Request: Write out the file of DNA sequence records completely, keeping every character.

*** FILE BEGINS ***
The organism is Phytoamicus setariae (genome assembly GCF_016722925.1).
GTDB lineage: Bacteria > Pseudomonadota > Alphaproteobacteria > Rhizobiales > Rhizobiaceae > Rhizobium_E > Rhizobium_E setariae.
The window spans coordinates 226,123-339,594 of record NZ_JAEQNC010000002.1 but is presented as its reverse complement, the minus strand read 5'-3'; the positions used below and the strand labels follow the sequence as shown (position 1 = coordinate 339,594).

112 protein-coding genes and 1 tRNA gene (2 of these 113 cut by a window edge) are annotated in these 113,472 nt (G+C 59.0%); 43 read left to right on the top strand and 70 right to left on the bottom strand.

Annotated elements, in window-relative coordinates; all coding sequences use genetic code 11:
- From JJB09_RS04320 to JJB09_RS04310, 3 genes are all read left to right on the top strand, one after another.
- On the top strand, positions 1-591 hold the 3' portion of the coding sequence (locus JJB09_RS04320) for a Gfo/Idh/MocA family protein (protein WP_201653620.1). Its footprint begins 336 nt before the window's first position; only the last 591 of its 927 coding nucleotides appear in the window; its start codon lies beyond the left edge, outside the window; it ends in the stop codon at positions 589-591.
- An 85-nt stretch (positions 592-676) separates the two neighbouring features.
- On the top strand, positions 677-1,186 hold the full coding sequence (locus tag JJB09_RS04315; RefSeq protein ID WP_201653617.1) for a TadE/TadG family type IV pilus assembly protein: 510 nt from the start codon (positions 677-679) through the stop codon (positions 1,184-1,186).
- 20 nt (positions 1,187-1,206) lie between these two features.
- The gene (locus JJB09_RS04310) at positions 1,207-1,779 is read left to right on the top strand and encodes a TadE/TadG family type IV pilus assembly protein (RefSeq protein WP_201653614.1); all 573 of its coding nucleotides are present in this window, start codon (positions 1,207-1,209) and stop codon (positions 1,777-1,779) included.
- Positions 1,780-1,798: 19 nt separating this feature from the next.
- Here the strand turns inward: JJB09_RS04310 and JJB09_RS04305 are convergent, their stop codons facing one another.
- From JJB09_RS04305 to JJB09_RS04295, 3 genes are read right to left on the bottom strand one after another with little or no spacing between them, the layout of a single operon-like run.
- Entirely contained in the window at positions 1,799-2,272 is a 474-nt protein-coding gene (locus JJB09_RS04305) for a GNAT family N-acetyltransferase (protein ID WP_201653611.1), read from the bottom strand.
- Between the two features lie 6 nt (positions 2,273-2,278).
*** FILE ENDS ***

The organism is Phytoamicus setariae (genome assembly GCF_016722925.1).
GTDB lineage: Bacteria > Pseudomonadota > Alphaproteobacteria > Rhizobiales > Rhizobiaceae > Rhizobium_E > Rhizobium_E setariae.
The window spans coordinates 226,123-339,594 of record NZ_JAEQNC010000002.1 but is presented as its reverse complement, the minus strand read 5'-3'; the positions used below and the strand labels follow the sequence as shown (position 1 = coordinate 339,594).

112 protein-coding genes and 1 tRNA gene (2 of these 113 cut by a window edge) are annotated in these 113,472 nt (G+C 59.0%); 43 read left to right on the top strand and 70 right to left on the bottom strand.

Annotated elements, in window-relative coordinates; all coding sequences use genetic code 11:
- From JJB09_RS04320 to JJB09_RS04310, 3 genes are all read left to right on the top strand, one after another.
- On the top strand, positions 1-591 hold the 3' portion of the coding sequence (locus JJB09_RS04320) for a Gfo/Idh/MocA family protein (protein WP_201653620.1). Its footprint begins 336 nt before the window's first position; only the last 591 of its 927 coding nucleotides appear in the window; its start codon lies beyond the left edge, outside the window; it ends in the stop codon at positions 589-591.
- An 85-nt stretch (positions 592-676) separates the two neighbouring features.
- On the top strand, positions 677-1,186 hold the full coding sequence (locus tag JJB09_RS04315; RefSeq protein ID WP_201653617.1) for a TadE/TadG family type IV pilus assembly protein: 510 nt from the start codon (positions 677-679) through the stop codon (positions 1,184-1,186).
- 20 nt (positions 1,187-1,206) lie between these two features.
- The gene (locus JJB09_RS04310) at positions 1,207-1,779 is read left to right on the top strand and encodes a TadE/TadG family type IV pilus assembly protein (RefSeq protein WP_201653614.1); all 573 of its coding nucleotides are present in this window, start codon (positions 1,207-1,209) and stop codon (positions 1,777-1,779) included.
- Positions 1,780-1,798: 19 nt separating this feature from the next.
- Here the strand turns inward: JJB09_RS04310 and JJB09_RS04305 are convergent, their stop codons facing one another.
- From JJB09_RS04305 to JJB09_RS04295, 3 genes are read right to left on the bottom strand one after another with little or no spacing between them, the layout of a single operon-like run.
- Entirely contained in the window at positions 1,799-2,272 is a 474-nt protein-coding gene (locus JJB09_RS04305) for a GNAT family N-acetyltransferase (protein ID WP_201653611.1), read from the bottom strand.
- Between the two features lie 6 nt (positions 2,273-2,278).